Day two of EGU 2019 and as always it was a busy day. My program started today with a session on climate prediction. It was interesting to see different approaches to similar problems. Especially when you see in successive talks similar physical mechanisms described from different perspective, but explained completely differently. A chat between some authors would then certainly bring solutions to all groups, but I am sure some will not even have recognised the similarities.
The second session covered the North Atlantic. Like so many sessions here in Vienna this year the room where more than packed. The talks covered many different aspects, mainly on the thermodynamics. I left half-way, as I wanted to see some posters, which were mainly on statistics.
After lunch I enjoyed the medal lecture by Shaun Lovejoy, who gave an interesting overview of the different scaling mechanisms in the atmosphere and the competition between random and deterministic approaches. The rest of the day was again visiting posters, trying to make my way into sessions (and failing) and finally sitting in the back of a statistics session to relax a bit.
Today I heard from several people that they got annoyed from the overfull rooms. You hear this complain every year at EGU, but it seems to get louder at the 2019 edition. Or maybe, the sessions I visit (and those of the people I talk to) just got a bit more popular this year compared to the years before.
The second day of the conference was a quiet day for me, as no must see sessions were scheduled for me today. It started again with the North Atlantic session, which this time focussed more on the oscillations, like NAO. Afterwards, I visited a medal lecture on SAR. This topic is quite far away from my daily work, but such conferences are always a chance to see things you are usually not confronted with. Important for me was the statement that in times in which data can be generated in huge numbers, data management gets more and more important. Big data requires new ideas on workflows, might have to include cloud services and poses new questions on data availability.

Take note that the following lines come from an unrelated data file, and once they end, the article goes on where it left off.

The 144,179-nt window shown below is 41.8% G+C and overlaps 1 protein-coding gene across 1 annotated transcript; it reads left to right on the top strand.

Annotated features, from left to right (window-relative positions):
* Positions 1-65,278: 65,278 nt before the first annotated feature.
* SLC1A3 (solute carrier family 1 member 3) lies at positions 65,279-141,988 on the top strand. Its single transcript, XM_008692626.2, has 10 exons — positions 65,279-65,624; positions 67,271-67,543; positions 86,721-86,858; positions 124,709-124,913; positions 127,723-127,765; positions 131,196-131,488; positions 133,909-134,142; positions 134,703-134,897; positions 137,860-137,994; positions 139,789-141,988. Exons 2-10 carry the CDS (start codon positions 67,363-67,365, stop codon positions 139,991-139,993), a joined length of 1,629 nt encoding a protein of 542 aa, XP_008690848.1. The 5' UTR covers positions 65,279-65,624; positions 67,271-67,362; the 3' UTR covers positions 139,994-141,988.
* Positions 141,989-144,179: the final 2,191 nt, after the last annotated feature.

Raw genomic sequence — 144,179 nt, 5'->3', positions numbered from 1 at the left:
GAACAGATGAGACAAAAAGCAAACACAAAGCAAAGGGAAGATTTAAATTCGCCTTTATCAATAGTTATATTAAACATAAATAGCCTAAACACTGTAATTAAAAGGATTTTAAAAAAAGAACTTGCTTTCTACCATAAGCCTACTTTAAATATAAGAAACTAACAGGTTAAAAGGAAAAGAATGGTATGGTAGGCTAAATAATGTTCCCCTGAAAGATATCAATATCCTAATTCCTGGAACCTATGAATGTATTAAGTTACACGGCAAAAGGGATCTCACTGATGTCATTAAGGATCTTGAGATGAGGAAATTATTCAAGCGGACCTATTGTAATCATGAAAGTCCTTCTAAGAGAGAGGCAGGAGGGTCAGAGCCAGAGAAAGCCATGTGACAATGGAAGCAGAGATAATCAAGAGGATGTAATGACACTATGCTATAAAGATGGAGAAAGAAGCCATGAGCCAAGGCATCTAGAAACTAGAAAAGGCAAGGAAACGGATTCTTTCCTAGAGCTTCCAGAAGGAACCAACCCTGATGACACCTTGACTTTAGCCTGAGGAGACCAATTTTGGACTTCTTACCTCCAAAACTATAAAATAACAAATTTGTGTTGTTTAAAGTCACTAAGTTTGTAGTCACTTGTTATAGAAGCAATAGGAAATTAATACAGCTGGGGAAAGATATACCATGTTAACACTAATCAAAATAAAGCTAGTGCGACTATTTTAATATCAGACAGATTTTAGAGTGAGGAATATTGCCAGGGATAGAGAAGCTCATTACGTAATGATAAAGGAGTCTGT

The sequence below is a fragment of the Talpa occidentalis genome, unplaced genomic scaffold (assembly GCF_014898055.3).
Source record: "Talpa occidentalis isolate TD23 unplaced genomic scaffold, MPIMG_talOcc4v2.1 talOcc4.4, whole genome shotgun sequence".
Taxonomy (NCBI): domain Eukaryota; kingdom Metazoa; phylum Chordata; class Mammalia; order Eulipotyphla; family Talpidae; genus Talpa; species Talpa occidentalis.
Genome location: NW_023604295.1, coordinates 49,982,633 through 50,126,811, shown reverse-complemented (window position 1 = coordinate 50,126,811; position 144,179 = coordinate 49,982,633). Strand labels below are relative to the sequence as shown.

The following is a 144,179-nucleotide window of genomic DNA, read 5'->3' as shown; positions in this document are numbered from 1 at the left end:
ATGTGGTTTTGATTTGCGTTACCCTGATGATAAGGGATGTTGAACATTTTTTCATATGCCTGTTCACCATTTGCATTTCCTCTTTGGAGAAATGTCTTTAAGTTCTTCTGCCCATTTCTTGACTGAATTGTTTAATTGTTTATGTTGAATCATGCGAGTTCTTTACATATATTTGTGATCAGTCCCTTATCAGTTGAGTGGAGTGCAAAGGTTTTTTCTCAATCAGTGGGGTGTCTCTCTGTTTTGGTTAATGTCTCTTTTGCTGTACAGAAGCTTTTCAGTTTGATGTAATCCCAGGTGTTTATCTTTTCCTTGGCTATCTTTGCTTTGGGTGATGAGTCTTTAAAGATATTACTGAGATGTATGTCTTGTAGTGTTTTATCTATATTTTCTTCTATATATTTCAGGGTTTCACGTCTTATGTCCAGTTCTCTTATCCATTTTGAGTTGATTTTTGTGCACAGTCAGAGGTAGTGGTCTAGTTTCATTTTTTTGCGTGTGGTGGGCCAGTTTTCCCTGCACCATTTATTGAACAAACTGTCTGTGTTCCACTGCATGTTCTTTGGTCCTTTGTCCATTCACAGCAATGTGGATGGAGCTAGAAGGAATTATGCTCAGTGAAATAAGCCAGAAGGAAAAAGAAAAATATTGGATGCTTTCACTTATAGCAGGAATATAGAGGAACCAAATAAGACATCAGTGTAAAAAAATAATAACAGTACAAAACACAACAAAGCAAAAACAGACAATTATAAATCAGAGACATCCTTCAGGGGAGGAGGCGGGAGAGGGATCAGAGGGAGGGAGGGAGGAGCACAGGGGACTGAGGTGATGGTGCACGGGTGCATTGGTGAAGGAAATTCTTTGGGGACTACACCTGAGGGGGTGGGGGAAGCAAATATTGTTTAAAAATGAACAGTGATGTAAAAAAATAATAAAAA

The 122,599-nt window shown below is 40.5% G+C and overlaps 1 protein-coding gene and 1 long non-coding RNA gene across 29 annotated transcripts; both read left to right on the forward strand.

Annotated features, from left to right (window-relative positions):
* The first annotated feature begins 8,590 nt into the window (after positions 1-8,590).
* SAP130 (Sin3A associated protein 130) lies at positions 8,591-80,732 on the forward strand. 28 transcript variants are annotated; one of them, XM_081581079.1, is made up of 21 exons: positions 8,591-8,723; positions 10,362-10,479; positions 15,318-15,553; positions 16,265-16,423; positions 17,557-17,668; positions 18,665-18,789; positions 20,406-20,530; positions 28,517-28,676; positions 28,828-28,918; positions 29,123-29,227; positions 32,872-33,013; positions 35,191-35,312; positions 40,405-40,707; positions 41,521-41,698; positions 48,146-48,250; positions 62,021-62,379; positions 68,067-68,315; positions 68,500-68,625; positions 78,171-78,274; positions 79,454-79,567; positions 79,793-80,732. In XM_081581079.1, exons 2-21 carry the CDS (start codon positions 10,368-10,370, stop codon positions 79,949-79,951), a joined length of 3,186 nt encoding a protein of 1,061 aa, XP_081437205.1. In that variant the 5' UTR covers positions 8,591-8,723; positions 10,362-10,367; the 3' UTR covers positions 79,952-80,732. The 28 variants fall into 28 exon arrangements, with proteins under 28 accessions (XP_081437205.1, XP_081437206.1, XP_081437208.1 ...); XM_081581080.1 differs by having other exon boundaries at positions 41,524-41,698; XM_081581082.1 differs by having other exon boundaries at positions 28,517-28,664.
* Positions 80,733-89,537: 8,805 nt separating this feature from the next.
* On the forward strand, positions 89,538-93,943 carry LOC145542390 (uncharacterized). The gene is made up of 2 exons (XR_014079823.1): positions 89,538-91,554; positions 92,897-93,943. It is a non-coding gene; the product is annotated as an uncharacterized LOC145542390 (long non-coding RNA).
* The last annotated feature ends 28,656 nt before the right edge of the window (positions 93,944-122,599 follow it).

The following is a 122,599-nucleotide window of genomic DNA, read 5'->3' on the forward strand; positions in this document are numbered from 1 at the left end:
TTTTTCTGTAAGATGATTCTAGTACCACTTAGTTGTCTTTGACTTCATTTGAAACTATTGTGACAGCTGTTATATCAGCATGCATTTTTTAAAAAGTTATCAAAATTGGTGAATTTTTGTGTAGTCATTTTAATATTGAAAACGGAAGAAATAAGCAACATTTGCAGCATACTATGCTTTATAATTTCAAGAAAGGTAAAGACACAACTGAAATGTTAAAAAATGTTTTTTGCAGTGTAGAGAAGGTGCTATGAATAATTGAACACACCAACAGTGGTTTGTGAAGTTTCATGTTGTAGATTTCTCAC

After lunch I visited a palaeo session on the common era, which also addressed in many points the long-term variabilities of our climate system. In a last session another medal lecture was scheduled and again the southern ocean was the topic. This time it was the circular current and a good overview on the methods used to understand this important part of the global circulation was illustrated in this talk. A good thing about medal lectures is that you can see in a compact way a whole topic. Even when you now bits and pieces about it, it helps to get deeper into it to by getting it introduced by a real expert of the research field. The final stage of the day was then the traditional poster session. Tomorrow will be half time, and it will start the busy part of this week for me.
Having studied meteorology and doing therein statistics lead me always back to sessions, which are not directly connected to my current research focus. Like today, where I started with statistical methods applied on precipitation data. It was in fact a very diverse session, since precipitation data, due to their properties, are quite complicate to handle. Afterwards, I spend my time in a session about ensemble methods, which mainly focused on supermodels. Therein within a multi model ensemble each model is not calculated independently but the models are allowed to communicate with each other. This seems to be an intresting approach, even if there is to proof that the result is really benefitial over indepently run models on a large scale. Nevertheless, the first results looked quite promissing.
The whole day was dominated by the large sessions on the current IPCC AR and so I took a look into one of their sessions in the early afternoons. Afterwards, it was time for the great medal lecture by Olivier Talagrand. He got quite quickly through his work of his own and his collaborateurs, which was nice to see. All the different data assimilation techniques in one hour was interesting and remembered me of a lot of lectures during my studies. A worthy medal recipent. At the end stand the traditional poster session.
In general I like the medal lectures, since they really allow to cover a whole theme in a little bit more detail and give a good overview over a topic (which depends of course on the abbility of the presenter). The traditional 12 minute slots can be sometimes quite tiring and so it is good to have some alternatives on the menu.